Its governor, Sir James Balfour of Pittendriech, received Sir James Kirkaldy with due honour and pretended welcome. Balfour, one of the most faithless and corrupt men of the age, owed a considerable debt of gratitude to Mary and her partisans ; he was then, though under the immediate protection of Sir William Kirkaldy, and in the closest intimacy with him, secretly plotting with Morton to place the castle of Blackness in his hands. The very night after his guest’s arrival, he placed him in a dungeon heavily chained, robbed him of Mary’s dowry, and departed for Edinburgh, to place it in the hands of his new master. Three days Sir James lay a prisoner in the vault at Blackness ; but rage and chagrin lent him eloquence, and he wrought so successfully on the warders and soldiers that they (being still favourable to Mary) restored him to liberty, and made prisoner in his place Bobert Balfour, whom the perfidious Laird of Pittendriech had left in charge of the fortress. Declaring Sir James their governor, they again displayed the banner of Mary; but the valuable treasure and warlike munition, which he had so carefully conveyed from France, was lost to her partisans for ever. He immediately provided the garrison with all things necessary for enduring a siege, by laying the neighbourhood under military contribution.

Annoyed by gaining and losing so important a fortress within three days, and knowing well the determined spirit of the younger Kirkaldy, Morton resolved to gain the place by stratagem rather than force. Sir James was still ignorant of the seduction of Helen Leslie, his lady, by the Earl, who made her still further the wicked instrument of completing her husband’s misfortunes. She was still beautiful and witty ; her secret intrigue had taught her well how to dissemble, and, having broken her marriage vow, she resolved that no lingering traces of affection or honour should restrain her from obliging her insinuating lover, who held out to her, Heaven only knows what hopes of future greatness!

Fully instructed how to play her part, on the 10th of February she visited the gloomy stronghold of Blackness, and was received by her unsuspecting husband with every mark of tenderness, respect, and joy. Until evening darkened on the shores of the broad and noble river, she remained with him conversing about his late adventures, and listening with well dissembled fondness to the narrative of his journey to Paris, and his reception by the king ; but the increasing darkness of the spring evening warning her of the time for his betrayal, she started from his side, and pretending that she was obliged to return to their children, rose to leave him, easily withstanding the touching entreaties of her husband, who wished her to remain. Her whole aim was to draw him beyond the gates into an ambuscade which, as darkness closed over the town and castle, took post behind a little hill to the southward of the promontory. While insisting on retiring, she expressed fears for the disorderly state of the country, and begged he would accompany her a little way with a small escort.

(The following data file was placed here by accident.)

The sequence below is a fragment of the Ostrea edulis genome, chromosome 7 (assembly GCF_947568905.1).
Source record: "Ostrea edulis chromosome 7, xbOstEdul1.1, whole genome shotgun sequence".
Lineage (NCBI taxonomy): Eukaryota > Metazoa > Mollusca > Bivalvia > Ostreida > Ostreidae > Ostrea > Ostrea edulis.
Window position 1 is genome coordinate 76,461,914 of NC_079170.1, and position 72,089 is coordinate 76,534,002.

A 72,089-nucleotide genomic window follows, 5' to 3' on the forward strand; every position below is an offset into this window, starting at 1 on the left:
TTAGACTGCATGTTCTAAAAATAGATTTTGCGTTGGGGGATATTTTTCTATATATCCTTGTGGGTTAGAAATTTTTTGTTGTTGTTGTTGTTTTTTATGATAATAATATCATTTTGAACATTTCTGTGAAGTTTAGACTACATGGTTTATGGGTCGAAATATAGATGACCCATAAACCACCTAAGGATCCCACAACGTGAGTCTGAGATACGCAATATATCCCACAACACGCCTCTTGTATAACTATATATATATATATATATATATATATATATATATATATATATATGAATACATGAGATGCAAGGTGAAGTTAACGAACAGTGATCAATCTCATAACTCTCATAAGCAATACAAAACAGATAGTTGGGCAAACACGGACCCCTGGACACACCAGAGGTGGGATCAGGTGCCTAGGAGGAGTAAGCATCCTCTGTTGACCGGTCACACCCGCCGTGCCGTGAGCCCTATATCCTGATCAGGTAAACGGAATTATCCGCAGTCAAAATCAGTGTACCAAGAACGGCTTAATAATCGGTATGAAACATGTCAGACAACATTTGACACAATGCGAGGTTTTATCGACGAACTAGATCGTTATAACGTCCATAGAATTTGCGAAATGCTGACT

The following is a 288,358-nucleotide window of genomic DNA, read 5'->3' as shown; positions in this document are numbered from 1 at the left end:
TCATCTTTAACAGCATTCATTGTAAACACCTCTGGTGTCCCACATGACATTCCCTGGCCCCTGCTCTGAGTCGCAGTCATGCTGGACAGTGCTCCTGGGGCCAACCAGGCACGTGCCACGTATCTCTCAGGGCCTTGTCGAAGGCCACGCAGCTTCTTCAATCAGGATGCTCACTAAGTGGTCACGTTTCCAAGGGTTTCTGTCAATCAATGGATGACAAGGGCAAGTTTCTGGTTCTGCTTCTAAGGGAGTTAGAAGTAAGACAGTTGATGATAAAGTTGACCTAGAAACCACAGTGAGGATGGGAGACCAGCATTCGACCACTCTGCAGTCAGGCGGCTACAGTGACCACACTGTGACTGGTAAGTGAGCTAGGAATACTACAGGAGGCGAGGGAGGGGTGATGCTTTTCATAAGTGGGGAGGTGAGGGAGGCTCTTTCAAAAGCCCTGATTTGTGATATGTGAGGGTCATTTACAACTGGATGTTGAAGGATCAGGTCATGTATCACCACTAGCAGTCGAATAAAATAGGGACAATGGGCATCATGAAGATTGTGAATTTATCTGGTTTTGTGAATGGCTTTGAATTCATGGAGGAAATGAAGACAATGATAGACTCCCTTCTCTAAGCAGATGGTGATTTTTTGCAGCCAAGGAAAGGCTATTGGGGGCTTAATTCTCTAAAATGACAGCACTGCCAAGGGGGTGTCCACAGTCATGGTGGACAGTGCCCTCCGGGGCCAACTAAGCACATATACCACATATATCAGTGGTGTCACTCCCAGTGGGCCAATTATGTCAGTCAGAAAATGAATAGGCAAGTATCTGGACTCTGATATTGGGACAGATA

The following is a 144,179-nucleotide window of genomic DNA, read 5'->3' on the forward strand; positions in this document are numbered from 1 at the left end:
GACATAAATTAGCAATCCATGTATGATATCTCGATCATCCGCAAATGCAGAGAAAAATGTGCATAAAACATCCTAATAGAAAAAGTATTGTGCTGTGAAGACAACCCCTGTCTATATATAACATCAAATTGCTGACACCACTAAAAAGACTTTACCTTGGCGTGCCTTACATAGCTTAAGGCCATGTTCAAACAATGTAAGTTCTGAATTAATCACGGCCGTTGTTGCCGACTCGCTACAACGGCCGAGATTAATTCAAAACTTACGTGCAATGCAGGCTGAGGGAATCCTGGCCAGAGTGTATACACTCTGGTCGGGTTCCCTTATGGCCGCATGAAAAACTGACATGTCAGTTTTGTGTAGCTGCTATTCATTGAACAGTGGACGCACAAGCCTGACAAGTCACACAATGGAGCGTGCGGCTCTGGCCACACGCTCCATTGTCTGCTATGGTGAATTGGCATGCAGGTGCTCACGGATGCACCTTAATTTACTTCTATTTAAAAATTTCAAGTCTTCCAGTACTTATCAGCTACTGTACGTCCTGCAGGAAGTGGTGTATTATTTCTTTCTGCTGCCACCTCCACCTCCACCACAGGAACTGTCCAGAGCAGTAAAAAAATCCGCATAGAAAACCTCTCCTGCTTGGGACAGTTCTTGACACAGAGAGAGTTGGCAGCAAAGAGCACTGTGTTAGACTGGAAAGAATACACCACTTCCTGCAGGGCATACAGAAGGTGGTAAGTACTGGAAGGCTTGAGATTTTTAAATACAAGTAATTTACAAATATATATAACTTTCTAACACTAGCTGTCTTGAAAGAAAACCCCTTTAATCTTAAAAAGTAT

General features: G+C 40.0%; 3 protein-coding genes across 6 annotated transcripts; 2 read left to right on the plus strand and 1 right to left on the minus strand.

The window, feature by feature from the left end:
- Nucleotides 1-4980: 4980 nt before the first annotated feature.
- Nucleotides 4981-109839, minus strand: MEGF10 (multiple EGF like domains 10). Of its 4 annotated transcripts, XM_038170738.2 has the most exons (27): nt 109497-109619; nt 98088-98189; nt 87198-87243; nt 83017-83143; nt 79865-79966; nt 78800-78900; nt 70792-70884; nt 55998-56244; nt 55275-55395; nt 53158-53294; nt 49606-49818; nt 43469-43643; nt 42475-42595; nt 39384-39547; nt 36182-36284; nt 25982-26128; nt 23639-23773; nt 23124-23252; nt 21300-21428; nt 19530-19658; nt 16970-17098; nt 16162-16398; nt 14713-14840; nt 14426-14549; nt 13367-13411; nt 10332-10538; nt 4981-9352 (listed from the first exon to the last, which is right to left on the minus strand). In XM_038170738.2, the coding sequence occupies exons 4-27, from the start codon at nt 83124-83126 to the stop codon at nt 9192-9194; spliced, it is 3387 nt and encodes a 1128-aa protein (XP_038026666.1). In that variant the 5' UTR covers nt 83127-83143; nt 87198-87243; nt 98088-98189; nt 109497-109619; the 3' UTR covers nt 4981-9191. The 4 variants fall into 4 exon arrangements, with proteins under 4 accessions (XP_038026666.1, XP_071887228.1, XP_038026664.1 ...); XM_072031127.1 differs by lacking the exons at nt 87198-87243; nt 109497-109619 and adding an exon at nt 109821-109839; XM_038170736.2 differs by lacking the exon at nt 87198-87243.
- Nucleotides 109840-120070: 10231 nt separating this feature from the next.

The knight armed himself, ordered a party to attend, and, leading his fair but treacherous Helen, left the castle under the shadow of a cloudy night. On passing the little knoll without the gates, a body of the king’s pikemen, led by Captain Lambie, rushed upon his party, surrounded, disarmed them, and Sir James became a prisoner in a moment. Now the whole truth of this dark plot, the regent’s craft, and his false wife’s perfidy, broke at once upon the unhappy husband, who was hurried away in fetters, amid the biting taunts of his captors. A body of these burst into the castle in the confusion, gained it in the name of the regent, and released Sir Robert Balfour, (brother of Pittendriech,) who hanged five of the garrison from the battlements of the keep.

Captain Lambie—he of the taffety standard celebrity —hurried his prisoner to Linlithgow, and from thence to Morton’s castle of Dalkeith, in the solitary dungeons of which he had ample time given him to reflect on the multiplicity of his misfortunes, and the perfidy of his beautiful wife.

Darkly and horribly does this tale of female treachery conclude.

By some means unknown—either assisted by despair or favoured by the compassion of his keepers—Sir James Kirkaldy escaped from the noisome dungeons of Dalkeith, and safely reached his brother’s garrison at Edinburgh.

On the eighth day after his escape, Lady Helen Kirkaldy was found strangled in her bedchamber.